Obama Makes War Gains
Tuesday, July 22, 2008
AMMAN, Jordan, July 21 -- When Sen. Barack Obama left Washington last week, he was under pressure to defend what Republican critics called an arbitrary deadline for withdrawing U.S. combat forces from Iraq. By Monday, the White House and rival Sen. John McCain's presidential campaign were at pains to explain why the Iraqi prime minister had seemingly all but endorsed Obama's relatively rapid timeline for getting out.
Obama has certainly not won the argument over Iraq policy. Far from it. His proposal to withdraw U.S. combat forces over a 16-month period still faces serious questions, including from some of the commanders who might be asked to implement it if he is elected.
But the curious turn of events made for an unexpected opening act for the Democrat's week-long tour of seven countries, demonstrating anew the combination of agility and good fortune that has marked his campaign.
Whether Obama can count on Iraqi Prime Minister Nouri al-Maliki in the days ahead is another matter. The Iraqi government does not speak with one voice on this matter, and it is not yet clear how current negotiations with the administration will conclude and how much emphasis will be placed on making a withdrawal timetable or "time horizon" conditions-based.
Beyond that, Obama's opposition to the troop "surge" that has helped quell violence and U.S. casualties -- and that McCain vociferously supported -- leaves plenty of room for further questions about his judgment at that moment. McCain's advisers were quick to suggest Monday that it was only because of the success of the increase that Obama can project the drawdown of troops over a 16-month period.
But as political theater, the events of the past few days have played unfailingly in the Democrat's favor. On Friday, a day after Obama left for Afghanistan and Iraq, Bush administration officials announced that the United States and Iraq had agreed on a time horizon for removing troops. Then, twice in three days, Maliki embraced a withdrawal timeline similar to Obama's. Beyond that, McCain shifted ground to declare that he, too, favors sending more U.S. troops to Afghanistan.
McCain, campaigning in Maine, was blistering in his criticism of Obama on Monday. He said his rival has been "completely wrong" on Iraq and "has no military experience whatsoever," and argued again that any withdrawal from Iraq must be based on conditions on the ground.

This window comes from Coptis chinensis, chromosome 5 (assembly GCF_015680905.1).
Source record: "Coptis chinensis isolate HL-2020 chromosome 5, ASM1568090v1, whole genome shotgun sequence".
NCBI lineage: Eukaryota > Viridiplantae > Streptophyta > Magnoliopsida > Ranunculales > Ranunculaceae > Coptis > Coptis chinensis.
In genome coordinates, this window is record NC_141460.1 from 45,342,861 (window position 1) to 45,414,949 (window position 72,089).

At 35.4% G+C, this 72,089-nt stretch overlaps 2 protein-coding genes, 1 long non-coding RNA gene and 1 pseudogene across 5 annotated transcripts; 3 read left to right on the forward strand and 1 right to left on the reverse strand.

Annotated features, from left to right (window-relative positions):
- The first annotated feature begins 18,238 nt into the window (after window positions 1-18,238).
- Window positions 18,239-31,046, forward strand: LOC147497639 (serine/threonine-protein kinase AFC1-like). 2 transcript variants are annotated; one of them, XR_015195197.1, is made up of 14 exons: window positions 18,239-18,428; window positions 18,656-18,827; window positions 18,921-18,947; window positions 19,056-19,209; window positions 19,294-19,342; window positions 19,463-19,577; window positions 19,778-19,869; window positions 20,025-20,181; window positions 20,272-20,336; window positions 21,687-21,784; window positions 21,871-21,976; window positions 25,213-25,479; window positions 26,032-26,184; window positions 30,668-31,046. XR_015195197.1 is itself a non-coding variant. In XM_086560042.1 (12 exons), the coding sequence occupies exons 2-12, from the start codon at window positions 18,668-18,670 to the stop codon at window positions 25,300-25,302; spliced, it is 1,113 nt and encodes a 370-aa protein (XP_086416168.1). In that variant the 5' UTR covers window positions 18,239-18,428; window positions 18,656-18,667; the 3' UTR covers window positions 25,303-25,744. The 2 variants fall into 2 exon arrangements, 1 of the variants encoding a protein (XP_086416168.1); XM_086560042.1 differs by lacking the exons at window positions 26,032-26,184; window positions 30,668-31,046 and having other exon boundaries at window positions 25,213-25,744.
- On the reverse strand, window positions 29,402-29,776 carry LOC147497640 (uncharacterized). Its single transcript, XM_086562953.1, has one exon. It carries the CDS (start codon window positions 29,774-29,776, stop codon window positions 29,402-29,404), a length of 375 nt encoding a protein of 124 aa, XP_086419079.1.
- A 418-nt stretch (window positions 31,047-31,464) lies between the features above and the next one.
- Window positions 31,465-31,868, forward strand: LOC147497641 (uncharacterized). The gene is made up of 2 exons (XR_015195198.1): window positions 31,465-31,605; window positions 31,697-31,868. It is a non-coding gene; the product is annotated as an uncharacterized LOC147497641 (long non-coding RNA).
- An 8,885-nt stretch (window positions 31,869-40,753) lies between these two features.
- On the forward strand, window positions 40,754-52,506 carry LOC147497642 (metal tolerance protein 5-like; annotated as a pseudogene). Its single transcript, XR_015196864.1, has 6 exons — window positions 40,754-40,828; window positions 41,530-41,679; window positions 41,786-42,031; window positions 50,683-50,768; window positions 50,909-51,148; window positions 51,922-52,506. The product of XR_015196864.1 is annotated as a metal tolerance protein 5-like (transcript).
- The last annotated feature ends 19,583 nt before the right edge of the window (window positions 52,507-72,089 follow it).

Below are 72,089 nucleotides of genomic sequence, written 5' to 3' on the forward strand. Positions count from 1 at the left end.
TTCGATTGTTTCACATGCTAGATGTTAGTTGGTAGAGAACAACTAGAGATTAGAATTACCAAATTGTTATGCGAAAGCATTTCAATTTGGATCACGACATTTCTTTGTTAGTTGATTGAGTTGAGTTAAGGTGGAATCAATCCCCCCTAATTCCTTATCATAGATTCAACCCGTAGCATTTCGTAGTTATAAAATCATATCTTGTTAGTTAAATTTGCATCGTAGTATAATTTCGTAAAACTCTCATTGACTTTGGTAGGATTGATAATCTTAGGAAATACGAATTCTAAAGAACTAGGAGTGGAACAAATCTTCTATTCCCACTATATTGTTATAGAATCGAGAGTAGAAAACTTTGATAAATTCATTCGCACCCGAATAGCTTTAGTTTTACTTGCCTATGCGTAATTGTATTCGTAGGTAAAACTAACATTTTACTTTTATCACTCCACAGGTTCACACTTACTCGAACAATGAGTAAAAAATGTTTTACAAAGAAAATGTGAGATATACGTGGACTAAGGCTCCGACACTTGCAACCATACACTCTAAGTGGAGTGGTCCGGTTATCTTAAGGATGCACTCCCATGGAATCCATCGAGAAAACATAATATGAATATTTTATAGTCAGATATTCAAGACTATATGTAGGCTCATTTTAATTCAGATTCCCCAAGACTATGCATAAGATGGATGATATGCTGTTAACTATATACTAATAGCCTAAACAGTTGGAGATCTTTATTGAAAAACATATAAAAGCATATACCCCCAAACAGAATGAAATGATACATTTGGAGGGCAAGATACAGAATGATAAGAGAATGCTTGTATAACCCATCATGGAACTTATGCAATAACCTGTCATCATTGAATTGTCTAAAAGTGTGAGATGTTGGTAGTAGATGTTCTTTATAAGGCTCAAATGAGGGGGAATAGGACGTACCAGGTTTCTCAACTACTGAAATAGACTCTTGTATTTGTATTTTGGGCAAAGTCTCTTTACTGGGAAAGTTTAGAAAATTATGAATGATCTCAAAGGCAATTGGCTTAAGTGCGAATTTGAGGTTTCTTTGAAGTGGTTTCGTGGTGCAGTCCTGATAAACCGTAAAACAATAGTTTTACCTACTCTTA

The Republican's campaign advisers noted that he has also embraced a withdrawal timetable for Iraq. In a recent speech, he said his goal would be to remove all U.S. combat forces by the end of his first term as president. But McCain said that could happen only if Iraq is secure and stable. Obama, he said, has gotten it backward -- calling for a timetable first and foremost, with no real regard for conditions on the ground.
"You've got a situation where Senator Obama has been incessantly criticizing the Iraqi government for 18 months," said Randy Scheunemann, McCain's senior foreign policy adviser. "Now here's something he thinks can work to his political advantage and so he's embracing it, while at the same time rejecting the considered military judgment of those who made the successes of the surge possible, like Gen. [David H.] Petraeus and Gen. [Raymond T.] Odierno."
The Iraqi prime minister's commentary about timetables was rolled out first through an interview in the German magazine Der Spiegel in which he explicitly mentioned Obama's 16-month timetable and gave it a favorable review. Later, after urgent inquiries from officials at the U.S. Embassy in Baghdad seeking clarification, a spokesman said that Maliki had been misinterpreted. But he did not specifically explain what was misstated.
Then on Monday, after Maliki met with Obama, his spokesman, Ali al-Dabbagh, said the Iraqis were working toward a deadline that would call for U.S. combat forces to be out of Iraq by the end of 2010, at most eight months after Obama's timetable. He also said the timetable was not discussed when Maliki met with Obama and Sens. Chuck Hagel (R-Neb.) and Jack Reed (D-R.I.), who are accompanying the senator from Illinois.
White House press secretary Dana Perino was peppered with questions at her daily briefing on Monday about the apparent similarity between Obama's plan and Maliki's latest pronouncements.